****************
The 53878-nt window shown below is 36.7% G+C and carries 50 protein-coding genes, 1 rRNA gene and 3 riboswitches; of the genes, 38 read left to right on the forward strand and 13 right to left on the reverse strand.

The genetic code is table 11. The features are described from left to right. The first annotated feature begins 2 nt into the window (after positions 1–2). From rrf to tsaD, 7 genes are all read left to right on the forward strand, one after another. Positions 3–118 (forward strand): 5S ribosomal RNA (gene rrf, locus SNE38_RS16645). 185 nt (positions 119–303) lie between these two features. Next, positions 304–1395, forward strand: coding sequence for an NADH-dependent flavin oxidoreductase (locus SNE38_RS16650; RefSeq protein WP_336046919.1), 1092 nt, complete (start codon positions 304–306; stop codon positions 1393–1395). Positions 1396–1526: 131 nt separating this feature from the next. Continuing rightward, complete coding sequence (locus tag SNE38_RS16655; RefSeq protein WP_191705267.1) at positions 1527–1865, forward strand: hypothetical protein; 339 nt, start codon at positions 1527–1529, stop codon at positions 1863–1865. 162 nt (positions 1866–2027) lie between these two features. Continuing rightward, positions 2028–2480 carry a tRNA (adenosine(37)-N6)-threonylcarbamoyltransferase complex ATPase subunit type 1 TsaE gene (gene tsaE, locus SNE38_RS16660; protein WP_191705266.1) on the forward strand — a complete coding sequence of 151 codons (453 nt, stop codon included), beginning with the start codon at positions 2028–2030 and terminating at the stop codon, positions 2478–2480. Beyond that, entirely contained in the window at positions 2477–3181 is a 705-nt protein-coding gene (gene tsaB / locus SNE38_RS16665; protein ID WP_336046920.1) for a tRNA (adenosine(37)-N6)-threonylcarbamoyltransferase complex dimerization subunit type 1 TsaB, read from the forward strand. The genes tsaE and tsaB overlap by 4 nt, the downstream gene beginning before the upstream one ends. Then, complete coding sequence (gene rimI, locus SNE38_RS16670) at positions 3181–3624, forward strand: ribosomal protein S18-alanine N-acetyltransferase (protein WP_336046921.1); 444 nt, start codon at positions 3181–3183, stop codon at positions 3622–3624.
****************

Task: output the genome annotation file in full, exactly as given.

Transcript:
The 53878-nt window shown below is 36.7% G+C and carries 50 protein-coding genes, 1 rRNA gene and 3 riboswitches; of the genes, 38 read left to right on the forward strand and 13 right to left on the reverse strand.

The genetic code is table 11. The features are described from left to right. The first annotated feature begins 2 nt into the window (after positions 1–2). From rrf to tsaD, 7 genes are all read left to right on the forward strand, one after another. Positions 3–118 (forward strand): 5S ribosomal RNA (gene rrf, locus SNE38_RS16645). 185 nt (positions 119–303) lie between these two features. Next, positions 304–1395, forward strand: coding sequence for an NADH-dependent flavin oxidoreductase (locus SNE38_RS16650; RefSeq protein WP_336046919.1), 1092 nt, complete (start codon positions 304–306; stop codon positions 1393–1395). Positions 1396–1526: 131 nt separating this feature from the next. Continuing rightward, complete coding sequence (locus tag SNE38_RS16655; RefSeq protein WP_191705267.1) at positions 1527–1865, forward strand: hypothetical protein; 339 nt, start codon at positions 1527–1529, stop codon at positions 1863–1865. 162 nt (positions 1866–2027) lie between these two features. Continuing rightward, positions 2028–2480 carry a tRNA (adenosine(37)-N6)-threonylcarbamoyltransferase complex ATPase subunit type 1 TsaE gene (gene tsaE, locus SNE38_RS16660; protein WP_191705266.1) on the forward strand — a complete coding sequence of 151 codons (453 nt, stop codon included), beginning with the start codon at positions 2028–2030 and terminating at the stop codon, positions 2478–2480. Beyond that, entirely contained in the window at positions 2477–3181 is a 705-nt protein-coding gene (gene tsaB / locus SNE38_RS16665; protein ID WP_336046920.1) for a tRNA (adenosine(37)-N6)-threonylcarbamoyltransferase complex dimerization subunit type 1 TsaB, read from the forward strand. The genes tsaE and tsaB overlap by 4 nt, the downstream gene beginning before the upstream one ends. Then, complete coding sequence (gene rimI, locus SNE38_RS16670) at positions 3181–3624, forward strand: ribosomal protein S18-alanine N-acetyltransferase (protein WP_336046921.1); 444 nt, start codon at positions 3181–3183, stop codon at positions 3622–3624.